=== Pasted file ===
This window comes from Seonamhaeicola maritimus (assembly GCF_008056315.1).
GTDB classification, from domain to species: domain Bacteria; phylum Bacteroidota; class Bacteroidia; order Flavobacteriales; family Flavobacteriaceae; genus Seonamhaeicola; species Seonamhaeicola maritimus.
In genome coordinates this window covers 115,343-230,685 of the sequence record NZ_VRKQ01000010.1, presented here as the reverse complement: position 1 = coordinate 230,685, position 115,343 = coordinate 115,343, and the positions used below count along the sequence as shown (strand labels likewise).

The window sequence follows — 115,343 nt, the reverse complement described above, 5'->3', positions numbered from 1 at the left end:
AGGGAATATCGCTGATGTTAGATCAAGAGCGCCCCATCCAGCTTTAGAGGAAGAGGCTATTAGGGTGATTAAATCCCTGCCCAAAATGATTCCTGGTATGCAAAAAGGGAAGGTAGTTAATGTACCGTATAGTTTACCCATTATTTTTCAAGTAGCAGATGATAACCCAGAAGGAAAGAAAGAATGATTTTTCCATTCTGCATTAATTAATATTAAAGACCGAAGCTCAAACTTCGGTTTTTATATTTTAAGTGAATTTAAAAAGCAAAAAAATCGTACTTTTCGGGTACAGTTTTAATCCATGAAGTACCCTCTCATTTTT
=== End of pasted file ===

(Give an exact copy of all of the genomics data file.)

This window comes from Seonamhaeicola maritimus (assembly GCF_008056315.1).
GTDB classification, from domain to species: domain Bacteria; phylum Bacteroidota; class Bacteroidia; order Flavobacteriales; family Flavobacteriaceae; genus Seonamhaeicola; species Seonamhaeicola maritimus.
In genome coordinates this window covers 115,343-230,685 of the sequence record NZ_VRKQ01000010.1, presented here as the reverse complement: position 1 = coordinate 230,685, position 115,343 = coordinate 115,343, and the positions used below count along the sequence as shown (strand labels likewise).

The window sequence follows — 115,343 nt, the reverse complement described above, 5'->3', positions numbered from 1 at the left end:
AGGGAATATCGCTGATGTTAGATCAAGAGCGCCCCATCCAGCTTTAGAGGAAGAGGCTATTAGGGTGATTAAATCCCTGCCCAAAATGATTCCTGGTATGCAAAAAGGGAAGGTAGTTAATGTACCGTATAGTTTACCCATTATTTTTCAAGTAGCAGATGATAACCCAGAAGGAAAGAAAGAATGATTTTTCCATTCTGCATTAATTAATATTAAAGACCGAAGCTCAAACTTCGGTTTTTATATTTTAAGTGAATTTAAAAAGCAAAAAAATCGTACTTTTCGGGTACAGTTTTAATCCATGAAGTACCCTCTCATTTTT